Republicans already dominate governors' mansions around the country. Twenty-nine states have GOP governors, thanks largely to 2010, when the party took 11 governorships away from the Democrats. Given those numbers, it might not seem like there's much left for Democrats to defend. But, as it happens, this Democrats must play defense in all but three of this year's gubernatorial elections.
Of the 11 states electing governors this year, eight currently have Democrats doing the job. (That's Delaware, Missouri, Montana, New Hampshire, North Carolina, Vermont, Washington, and West Virginia.) A Stateline report offers a handy rundown. Many of the races will be competitive, and with a serious disadvantage in fundraising, Democrats face an uphill battle to simply hold their ground.
It's a lot easier to talk about a law—and pass one—than to implement it. Just ask Pennsylvania lawmakers—and Pennsylvania citizens, and judges, and voting-rights activists.
The state's voter ID law, passed by Republican lawmakers in March, is best known for threatening to disenfranchise more voters than laws in any other stae. But in mid-August, Pennsylvania Judge Robert Simpson refused to grant an injunction to stop the state from implementing the law in November. The judge said that he believed state officials' assurances that they had plans in place (though some were still not in action) to prevent widespread disenfranchisement.
David Becker is unusual in national politics. He talks about inaccuracies in voting rolls, dead people still registered, and the like. He says the bad information is a big problem. But he's not on the far right talking about voter fraud or the need for major purges to the states' rolls before an election. Instead, he's the director of election initiatives for the non-partisan Pew Center on the States. And his research tells him that better data would actually help more people vote—and make elections a smoother, more efficient process that shouldplease folks on both sides of the political divide.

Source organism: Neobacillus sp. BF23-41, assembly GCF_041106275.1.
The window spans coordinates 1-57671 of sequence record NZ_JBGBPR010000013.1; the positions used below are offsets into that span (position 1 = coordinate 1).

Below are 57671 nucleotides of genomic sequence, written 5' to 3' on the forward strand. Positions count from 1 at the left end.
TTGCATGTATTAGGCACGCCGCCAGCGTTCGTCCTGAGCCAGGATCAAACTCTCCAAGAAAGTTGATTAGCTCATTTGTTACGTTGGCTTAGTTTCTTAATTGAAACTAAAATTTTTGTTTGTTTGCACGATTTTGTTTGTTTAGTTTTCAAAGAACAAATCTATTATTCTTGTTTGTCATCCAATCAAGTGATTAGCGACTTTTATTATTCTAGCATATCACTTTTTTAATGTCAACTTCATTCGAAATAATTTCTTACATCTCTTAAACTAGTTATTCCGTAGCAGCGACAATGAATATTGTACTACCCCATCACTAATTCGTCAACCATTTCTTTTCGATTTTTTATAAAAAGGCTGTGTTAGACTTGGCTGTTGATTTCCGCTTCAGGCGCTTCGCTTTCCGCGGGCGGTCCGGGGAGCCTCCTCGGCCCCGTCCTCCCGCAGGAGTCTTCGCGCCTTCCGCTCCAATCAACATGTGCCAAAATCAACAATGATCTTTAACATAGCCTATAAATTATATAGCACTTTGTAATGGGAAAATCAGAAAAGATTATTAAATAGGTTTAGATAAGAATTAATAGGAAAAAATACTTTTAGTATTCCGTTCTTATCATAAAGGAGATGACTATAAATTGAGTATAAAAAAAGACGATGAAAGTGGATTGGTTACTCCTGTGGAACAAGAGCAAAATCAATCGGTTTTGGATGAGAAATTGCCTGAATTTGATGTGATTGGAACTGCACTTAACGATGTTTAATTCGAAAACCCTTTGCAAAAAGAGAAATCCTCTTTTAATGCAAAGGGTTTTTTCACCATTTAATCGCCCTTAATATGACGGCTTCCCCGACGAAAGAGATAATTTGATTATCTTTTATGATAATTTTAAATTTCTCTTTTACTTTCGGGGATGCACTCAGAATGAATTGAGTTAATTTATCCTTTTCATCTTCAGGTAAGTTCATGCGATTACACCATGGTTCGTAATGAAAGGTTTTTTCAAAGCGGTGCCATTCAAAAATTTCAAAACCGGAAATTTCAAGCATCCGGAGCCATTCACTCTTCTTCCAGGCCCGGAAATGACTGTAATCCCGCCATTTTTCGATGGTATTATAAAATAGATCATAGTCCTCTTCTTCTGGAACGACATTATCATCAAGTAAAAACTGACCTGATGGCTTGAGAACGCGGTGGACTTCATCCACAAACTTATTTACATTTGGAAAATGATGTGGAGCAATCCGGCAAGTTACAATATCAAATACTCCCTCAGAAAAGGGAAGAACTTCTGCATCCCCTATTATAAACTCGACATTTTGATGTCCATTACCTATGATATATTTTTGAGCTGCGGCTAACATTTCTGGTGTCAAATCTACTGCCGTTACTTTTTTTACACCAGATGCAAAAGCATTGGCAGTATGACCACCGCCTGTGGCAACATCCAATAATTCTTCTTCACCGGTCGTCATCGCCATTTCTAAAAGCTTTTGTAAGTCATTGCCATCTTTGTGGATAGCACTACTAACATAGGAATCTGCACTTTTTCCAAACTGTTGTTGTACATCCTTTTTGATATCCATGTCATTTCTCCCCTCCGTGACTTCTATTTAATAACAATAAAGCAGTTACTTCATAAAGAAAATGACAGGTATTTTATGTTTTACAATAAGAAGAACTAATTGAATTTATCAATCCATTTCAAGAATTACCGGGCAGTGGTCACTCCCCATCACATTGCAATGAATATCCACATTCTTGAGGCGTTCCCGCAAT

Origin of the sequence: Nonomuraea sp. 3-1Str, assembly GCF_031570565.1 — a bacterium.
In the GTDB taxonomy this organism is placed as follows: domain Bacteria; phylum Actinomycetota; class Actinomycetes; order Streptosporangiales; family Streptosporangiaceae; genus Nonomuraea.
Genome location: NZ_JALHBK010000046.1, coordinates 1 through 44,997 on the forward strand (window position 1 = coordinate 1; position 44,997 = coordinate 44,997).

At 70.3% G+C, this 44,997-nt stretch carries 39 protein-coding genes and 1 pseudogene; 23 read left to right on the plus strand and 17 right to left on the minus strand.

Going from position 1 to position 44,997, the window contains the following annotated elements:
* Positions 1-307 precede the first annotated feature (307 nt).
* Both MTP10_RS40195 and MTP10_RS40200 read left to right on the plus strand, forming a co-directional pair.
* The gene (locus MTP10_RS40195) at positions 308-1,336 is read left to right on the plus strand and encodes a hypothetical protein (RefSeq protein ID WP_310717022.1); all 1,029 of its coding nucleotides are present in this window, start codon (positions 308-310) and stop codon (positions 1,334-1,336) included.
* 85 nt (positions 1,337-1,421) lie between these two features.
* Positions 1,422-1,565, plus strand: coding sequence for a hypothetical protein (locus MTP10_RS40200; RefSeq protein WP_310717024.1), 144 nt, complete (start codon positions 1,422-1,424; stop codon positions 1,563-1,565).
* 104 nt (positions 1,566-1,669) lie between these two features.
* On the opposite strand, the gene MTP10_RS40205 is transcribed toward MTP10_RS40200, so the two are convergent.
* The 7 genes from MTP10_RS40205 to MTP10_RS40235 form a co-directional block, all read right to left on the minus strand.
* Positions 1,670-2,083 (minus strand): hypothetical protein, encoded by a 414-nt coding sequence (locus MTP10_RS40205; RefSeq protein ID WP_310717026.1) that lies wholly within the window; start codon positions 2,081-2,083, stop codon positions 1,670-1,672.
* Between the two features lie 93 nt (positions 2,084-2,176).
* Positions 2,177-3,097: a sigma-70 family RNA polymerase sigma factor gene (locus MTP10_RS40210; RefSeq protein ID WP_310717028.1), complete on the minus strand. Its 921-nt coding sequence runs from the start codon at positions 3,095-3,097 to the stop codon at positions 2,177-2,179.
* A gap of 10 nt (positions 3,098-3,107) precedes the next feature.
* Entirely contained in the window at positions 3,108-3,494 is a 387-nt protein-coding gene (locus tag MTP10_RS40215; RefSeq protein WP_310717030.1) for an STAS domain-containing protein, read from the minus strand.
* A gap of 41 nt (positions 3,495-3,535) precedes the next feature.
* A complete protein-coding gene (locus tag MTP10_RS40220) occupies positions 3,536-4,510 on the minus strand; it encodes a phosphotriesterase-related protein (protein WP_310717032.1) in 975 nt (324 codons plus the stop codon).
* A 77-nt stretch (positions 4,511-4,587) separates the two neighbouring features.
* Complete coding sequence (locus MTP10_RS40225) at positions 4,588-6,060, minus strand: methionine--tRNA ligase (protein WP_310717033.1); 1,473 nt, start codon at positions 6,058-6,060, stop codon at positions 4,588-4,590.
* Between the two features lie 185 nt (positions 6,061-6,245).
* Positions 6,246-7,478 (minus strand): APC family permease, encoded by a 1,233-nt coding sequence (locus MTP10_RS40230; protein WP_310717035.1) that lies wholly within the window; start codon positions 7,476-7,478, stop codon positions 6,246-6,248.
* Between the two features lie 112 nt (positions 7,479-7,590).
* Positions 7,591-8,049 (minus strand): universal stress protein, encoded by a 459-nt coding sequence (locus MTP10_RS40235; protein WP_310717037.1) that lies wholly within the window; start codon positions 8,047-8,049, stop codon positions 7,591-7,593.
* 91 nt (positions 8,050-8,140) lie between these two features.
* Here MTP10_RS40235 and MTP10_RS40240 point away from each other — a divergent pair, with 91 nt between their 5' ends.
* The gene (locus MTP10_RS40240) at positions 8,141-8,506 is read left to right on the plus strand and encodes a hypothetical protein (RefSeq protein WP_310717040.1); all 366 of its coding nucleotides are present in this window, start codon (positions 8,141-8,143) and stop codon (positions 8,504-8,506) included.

Hey—remember Pennsylvania's voter-ID law? The really strict one that could disenfranchise hundreds of thousands of voters? The controversy over the law died down in mid-August, when a commonwealth court ruled the law would stand. Since then, however, the voting rights advocates who'd filed suit appealed to the state's Supreme Court. There, on Thursday, justices heard the case. But it garnered little in the way of headlines.
You know you’re in a fledgling campaign office the moment you step off the street and into one of the plainest buildings in Germantown, a mostly black Philadelphia neighborhood that contains several Colonial landmarks. Along garish, peach-colored walls are maps of every inch of the city: council districts, wards, divisions, recreation centers. Mismatched tables sit empty, waiting for soon-to-be-installed phones that volunteers will use to call number after number. In one corner of the back office, there’s even a double megaphone ready to perch atop a van and spread the message.
Rather than touting a candidate, though, this campaign’s volunteers will be spreading news that they hate: Hundreds of thousands of registered voters in Philadelphia, and hundreds of thousands more across the state, are in danger of losing their voice in the November election. Welcome to the world of the Pennsylvania Voter ID Coalition, made up of 140 organizations—churches, labor unions, civic groups—which began training volunteers in July. The group’s job is to let voters know that, thanks to a law passed in March, they will have to carry a government-issued picture ID to the polls to ensure that their vote counts. The coalition will also help voters who lack the proper ID to acquire one—a process that is, in some cases, time-consuming and complicated.